I’ve never tried eating pickles and peanut-butter, or jumping from a three story building into a glass filled dumpster, or even speeding through a red light with my hands over my eyes. But I know with almost complete certainty that I won’t like doing them. I say “almost” because the speeding through the red light thing could really get the heart racing, and sometimes I can use a shot of adrenaline like that to wake me from this mundane existence I call a life...but anyhoo, I digress.
My point is the phrase “don’t knock it ‘til you try it” should really be reserved for those things in life that are universally considered pleasures…like sunlight. There are a good many things I can freely knock in this world without trying…like the Bee Gees for example, or trying to eat the cream part of an Oreo last. Some things you just look at and say “man, that’s stupid,” like the Church of Scientology or the George W. administration. Not everyone has a taste for being blindly led into the nearest apocalypse.
So in the future, I implore you, when someone says “don’t knock it ‘til you try it,” remove their tongue with the nearest set of vise grips and soak it in water for thirty to forty minutes.


A Peel to the Masses

It has come to my attention by way of telepathic door-knocking that in order to acheive the slippery insertion of Fiasco! doctorine into the vagina of nerd culture we must encourage public participation. The logic is as follows:

1. Would the baseball player have baseballed had he/she not been invited to join the team?
2. Would the janitor have janitored had his friend not beckoned him one day to "look at that big piece of shit floating in there"?
3. Would the world's number one ranked boxing poet have changed the lyrics of John Lennon's Imagine where "Imagine all the people/Living life in peace", became "Imagine all the peepholes/In Elton John's house" had he not been exposed to mind altering chemicals and group-oriented tomfoolery?

So I invite you the reader, be you friend or foe, to join us.

Your assignment:
- Describe a character (fictional or real, no ligers please).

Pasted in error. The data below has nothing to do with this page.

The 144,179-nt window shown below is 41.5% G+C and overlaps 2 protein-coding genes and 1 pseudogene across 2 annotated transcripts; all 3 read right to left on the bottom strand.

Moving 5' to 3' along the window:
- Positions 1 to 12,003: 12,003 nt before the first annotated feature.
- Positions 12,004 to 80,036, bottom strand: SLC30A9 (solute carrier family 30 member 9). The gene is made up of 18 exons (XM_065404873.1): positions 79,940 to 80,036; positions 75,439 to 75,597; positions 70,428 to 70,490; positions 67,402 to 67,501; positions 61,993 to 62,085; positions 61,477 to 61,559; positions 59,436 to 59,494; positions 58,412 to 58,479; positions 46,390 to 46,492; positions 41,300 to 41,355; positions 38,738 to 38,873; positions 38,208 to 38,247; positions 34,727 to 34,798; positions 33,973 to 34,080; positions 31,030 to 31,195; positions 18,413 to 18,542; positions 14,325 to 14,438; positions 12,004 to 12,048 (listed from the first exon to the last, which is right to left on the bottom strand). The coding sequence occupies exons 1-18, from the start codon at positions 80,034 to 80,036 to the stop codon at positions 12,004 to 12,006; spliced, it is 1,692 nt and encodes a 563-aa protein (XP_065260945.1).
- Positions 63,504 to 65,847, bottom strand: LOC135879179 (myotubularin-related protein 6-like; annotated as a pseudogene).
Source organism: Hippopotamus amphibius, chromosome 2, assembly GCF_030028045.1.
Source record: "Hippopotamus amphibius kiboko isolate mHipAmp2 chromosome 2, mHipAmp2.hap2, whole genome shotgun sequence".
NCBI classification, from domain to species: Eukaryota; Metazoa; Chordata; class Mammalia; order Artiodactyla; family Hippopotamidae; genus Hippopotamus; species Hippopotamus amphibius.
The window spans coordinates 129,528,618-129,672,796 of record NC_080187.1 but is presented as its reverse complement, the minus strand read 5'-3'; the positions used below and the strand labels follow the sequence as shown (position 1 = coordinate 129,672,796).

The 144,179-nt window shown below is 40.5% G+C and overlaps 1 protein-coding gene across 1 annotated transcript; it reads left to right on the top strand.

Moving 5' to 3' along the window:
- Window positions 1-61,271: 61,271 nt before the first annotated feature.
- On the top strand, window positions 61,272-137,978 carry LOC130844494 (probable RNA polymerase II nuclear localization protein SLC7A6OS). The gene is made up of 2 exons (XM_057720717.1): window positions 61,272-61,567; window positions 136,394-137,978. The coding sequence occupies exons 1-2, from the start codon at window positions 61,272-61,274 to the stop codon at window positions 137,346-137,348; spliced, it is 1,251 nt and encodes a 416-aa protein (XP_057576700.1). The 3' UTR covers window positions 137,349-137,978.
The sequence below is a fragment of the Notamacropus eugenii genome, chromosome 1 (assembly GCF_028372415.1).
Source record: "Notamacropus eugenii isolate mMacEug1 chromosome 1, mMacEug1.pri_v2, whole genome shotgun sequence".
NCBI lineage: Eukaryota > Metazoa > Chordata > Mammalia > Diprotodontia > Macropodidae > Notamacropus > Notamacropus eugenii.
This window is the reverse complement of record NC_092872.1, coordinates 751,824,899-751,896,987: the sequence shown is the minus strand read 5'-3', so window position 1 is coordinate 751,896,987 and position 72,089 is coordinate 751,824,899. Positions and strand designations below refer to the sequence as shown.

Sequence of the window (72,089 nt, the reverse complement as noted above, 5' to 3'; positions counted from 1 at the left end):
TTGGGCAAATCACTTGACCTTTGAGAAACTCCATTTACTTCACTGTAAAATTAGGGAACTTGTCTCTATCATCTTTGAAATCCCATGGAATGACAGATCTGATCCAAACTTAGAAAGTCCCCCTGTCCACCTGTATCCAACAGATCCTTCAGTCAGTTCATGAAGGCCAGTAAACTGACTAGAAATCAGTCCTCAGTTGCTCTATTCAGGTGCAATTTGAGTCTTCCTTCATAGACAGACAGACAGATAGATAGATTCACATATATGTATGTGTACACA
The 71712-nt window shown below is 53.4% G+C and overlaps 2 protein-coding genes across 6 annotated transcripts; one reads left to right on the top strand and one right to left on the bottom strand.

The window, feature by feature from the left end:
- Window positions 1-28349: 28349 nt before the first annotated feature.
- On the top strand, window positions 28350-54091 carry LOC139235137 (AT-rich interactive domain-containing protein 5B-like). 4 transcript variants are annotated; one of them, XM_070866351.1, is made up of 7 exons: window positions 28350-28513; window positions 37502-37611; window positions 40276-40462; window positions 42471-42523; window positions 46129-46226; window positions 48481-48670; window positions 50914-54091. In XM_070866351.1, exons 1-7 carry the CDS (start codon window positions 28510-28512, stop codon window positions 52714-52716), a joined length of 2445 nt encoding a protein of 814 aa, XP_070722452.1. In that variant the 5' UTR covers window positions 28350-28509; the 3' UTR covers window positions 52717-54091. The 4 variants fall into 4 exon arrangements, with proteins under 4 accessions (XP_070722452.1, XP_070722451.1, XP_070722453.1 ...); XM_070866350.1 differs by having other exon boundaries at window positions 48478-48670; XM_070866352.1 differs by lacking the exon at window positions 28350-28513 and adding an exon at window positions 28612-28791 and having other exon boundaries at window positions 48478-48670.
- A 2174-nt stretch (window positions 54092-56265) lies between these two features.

- Explain how that character would respond when asked, "What is a Texas Teddy Bear?"

And the world will live as one.


Letters: Lunchables

To whom it may concern,

Today I purchased a turkey and cheese lunchable from the vending machine at my workplace. I was hoping to consider it lunchable enough to qualify as lunch. Much to my dismay when I got down to the last cracker-cheese product-turkey combo, I was one turkey circle short. I was thrown for a loop.

"Do they expect me to eat just a cracker-cheese product combo?", I thought.

The triple threat of cracker, cheese product and turkey is so enormously good. It hurt me to finish my lunch on such a sour note. Here it is 2 hours later and I am still not over it.

Now you the good people of Kraft foods have been good to me in the past. I have enjoyed your cheese slices since my youth. (By the way, I think it is pure genius how you have put arrows on the clear packaging allowing the cheese eater to open the cheese with minimal effort.) This is why I alert you to this oversight. I am sure that on a whole your lunchables are quite well proportioned, but this particular one was not, and I thought that since you care you would want to know. After all what is a lunchable if not totally lunchable?

Thank you for your time and keep up the good work.

W. J. DeBalt


Response from the good people at Kraft foods:

Thank you for visiting http://www.kraftfoods.com/.

I'm sorry for your experience with OSCAR MAYER LUNCHABLES 97% Fat Free Lunch Combination. The problem you described sounds like there was a possible mechanical failure at our facility. I am sending you reimbursement via first class mail, which you should receive within 7-10 business days.

We value the quality of the products that leave our facility. We give careful attention to each step of our manufacturing process. Samples from each production run are evaluated before we ship them, in an effort to prevent any unsatisfactory products from entering distribution.

Mistakes can sometimes occur on our production lines. We try to prevent this by stationing inspectors at various points along the production lines, and their duties include watching for malfunctions. Also, our quality control staff makes regular rounds throughout the production area during the day in order to ensure that production equipment is functioning properly.

I hope this information is helpful, and again, I apologize for this experience.

Kim McMiller
Assoc Director, Consumer Relations


When I am rich

When I am rich I am going to have a bathroom with a toilet that has a mechanism that randomly adjusts the height to be different every time you use it. Not by much only a couple of inches. I am not sure how the whole thing will work, but I will be rich so I will pay someone to figure that out. I think that when you are about to sit on the toilet you are pretty much as vulnerable as you are going to get. So when you go to sit down and the toilet is about 1.57 inches lower than you expect it to be, that is funny to me. And it should be funny to you too, because if you can't laugh at yourself and your toilet misjudgings, than you really have some growing to do. Hopefully my sneaky toilet will help you with that.

I also want secret passages in my house. Nothing funny about that.